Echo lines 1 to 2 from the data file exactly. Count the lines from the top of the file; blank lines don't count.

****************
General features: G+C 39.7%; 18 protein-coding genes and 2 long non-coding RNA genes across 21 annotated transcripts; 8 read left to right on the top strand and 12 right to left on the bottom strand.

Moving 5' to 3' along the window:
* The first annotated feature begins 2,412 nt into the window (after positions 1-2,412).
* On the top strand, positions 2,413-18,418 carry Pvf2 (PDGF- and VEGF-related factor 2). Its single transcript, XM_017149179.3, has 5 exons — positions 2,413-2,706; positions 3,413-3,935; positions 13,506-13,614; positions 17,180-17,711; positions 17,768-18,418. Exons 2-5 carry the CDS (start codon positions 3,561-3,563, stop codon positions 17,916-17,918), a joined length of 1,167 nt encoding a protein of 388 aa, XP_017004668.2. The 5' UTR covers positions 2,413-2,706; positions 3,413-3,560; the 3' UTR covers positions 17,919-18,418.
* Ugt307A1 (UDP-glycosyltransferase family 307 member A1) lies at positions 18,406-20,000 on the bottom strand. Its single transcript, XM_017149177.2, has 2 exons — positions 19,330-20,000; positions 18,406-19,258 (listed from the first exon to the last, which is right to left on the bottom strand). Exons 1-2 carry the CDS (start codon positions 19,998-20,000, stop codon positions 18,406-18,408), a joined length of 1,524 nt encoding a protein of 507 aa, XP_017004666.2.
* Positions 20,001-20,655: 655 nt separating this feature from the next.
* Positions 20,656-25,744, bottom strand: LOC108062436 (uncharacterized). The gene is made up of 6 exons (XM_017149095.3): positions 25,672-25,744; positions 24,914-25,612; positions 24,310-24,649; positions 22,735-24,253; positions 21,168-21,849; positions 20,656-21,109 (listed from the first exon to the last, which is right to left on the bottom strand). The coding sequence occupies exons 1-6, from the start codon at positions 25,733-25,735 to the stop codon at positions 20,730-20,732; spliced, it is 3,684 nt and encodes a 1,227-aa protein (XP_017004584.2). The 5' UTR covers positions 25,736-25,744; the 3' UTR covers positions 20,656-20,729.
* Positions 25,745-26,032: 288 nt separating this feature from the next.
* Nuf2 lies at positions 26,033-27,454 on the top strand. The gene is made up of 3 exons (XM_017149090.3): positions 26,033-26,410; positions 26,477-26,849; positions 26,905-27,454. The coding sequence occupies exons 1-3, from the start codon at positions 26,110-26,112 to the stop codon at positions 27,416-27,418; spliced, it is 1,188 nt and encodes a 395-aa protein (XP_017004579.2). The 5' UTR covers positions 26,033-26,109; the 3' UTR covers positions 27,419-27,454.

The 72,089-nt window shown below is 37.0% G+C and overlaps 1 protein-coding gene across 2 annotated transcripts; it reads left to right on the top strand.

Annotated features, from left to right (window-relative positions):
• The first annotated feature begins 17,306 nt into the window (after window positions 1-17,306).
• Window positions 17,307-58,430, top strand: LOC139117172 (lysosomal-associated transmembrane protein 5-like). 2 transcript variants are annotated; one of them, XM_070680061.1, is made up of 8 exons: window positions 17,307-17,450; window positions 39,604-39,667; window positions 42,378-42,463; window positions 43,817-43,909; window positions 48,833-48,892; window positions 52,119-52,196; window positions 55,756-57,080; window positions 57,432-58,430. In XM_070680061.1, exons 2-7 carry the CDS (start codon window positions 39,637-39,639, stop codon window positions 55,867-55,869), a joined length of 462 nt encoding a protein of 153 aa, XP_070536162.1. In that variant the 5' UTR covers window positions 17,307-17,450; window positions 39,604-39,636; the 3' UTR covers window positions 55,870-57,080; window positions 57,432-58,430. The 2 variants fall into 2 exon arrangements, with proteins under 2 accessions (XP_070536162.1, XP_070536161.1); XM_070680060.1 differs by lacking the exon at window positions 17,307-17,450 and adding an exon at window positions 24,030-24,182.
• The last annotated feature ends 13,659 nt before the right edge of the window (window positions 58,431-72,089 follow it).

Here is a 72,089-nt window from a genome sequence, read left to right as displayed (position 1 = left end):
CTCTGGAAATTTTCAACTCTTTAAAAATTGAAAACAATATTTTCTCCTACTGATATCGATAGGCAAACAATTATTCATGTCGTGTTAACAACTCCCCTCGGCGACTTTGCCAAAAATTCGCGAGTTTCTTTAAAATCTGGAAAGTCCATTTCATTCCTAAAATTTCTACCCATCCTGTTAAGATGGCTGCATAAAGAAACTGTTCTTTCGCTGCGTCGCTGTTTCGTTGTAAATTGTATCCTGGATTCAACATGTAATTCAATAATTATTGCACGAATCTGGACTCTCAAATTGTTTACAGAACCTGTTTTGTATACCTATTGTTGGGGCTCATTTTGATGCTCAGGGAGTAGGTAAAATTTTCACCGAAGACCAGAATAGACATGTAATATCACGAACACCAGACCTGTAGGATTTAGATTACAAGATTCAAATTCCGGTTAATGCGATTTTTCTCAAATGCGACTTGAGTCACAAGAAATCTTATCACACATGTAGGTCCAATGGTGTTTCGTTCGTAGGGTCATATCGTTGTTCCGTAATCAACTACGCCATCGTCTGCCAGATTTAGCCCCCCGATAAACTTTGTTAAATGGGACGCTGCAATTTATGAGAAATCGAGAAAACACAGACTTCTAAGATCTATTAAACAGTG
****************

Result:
General features: G+C 39.7%; 18 protein-coding genes and 2 long non-coding RNA genes across 21 annotated transcripts; 8 read left to right on the top strand and 12 right to left on the bottom strand.

Moving 5' to 3' along the window: